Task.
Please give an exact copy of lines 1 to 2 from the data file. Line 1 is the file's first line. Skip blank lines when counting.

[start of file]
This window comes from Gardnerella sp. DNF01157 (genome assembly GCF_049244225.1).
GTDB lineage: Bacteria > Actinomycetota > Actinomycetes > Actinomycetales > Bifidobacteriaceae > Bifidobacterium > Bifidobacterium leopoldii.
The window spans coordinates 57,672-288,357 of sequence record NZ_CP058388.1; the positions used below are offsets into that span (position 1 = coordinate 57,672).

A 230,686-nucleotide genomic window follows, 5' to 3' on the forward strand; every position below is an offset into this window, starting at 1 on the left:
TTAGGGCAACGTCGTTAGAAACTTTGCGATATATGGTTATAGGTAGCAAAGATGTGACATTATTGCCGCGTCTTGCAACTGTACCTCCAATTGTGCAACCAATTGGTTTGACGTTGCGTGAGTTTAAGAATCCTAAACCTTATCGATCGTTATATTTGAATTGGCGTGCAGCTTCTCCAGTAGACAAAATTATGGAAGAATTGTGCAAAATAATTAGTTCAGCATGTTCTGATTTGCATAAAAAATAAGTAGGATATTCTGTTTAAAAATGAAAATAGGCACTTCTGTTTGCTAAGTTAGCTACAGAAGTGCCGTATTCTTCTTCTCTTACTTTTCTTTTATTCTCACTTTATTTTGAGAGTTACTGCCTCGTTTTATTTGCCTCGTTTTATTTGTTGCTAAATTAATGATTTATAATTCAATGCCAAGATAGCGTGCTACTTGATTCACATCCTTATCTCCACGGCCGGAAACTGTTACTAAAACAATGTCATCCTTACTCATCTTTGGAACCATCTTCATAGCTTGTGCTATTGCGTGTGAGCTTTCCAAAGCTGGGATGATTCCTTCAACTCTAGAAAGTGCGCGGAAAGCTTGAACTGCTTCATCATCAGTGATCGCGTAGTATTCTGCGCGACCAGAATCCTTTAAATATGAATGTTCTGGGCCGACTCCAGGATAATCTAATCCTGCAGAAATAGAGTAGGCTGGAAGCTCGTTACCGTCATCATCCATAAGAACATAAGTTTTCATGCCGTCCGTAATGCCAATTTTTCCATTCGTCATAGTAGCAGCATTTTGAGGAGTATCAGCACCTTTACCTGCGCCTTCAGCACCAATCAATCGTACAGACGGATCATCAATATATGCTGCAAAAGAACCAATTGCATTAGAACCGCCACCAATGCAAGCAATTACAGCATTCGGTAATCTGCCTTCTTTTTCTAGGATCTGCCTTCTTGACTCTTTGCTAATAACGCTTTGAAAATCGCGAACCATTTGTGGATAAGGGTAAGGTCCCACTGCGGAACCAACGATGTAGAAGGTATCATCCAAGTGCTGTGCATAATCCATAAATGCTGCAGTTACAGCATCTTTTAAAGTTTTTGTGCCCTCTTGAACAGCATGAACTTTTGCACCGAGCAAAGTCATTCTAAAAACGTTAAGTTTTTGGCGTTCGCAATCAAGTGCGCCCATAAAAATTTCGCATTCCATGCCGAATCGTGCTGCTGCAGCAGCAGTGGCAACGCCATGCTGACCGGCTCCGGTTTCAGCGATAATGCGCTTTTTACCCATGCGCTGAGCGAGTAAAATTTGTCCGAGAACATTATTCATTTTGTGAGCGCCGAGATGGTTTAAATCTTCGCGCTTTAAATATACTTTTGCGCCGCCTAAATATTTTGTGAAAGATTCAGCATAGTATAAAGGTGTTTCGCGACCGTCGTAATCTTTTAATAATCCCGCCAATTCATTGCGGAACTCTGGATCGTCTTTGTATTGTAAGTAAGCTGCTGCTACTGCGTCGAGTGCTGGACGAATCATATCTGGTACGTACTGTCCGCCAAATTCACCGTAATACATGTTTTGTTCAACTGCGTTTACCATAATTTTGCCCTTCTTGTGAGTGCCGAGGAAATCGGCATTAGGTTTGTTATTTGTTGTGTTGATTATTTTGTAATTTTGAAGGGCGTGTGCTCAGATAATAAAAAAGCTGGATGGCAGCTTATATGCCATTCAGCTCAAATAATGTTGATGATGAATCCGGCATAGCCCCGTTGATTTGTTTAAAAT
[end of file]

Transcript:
This window comes from Gardnerella sp. DNF01157 (genome assembly GCF_049244225.1).
GTDB lineage: Bacteria > Actinomycetota > Actinomycetes > Actinomycetales > Bifidobacteriaceae > Bifidobacterium > Bifidobacterium leopoldii.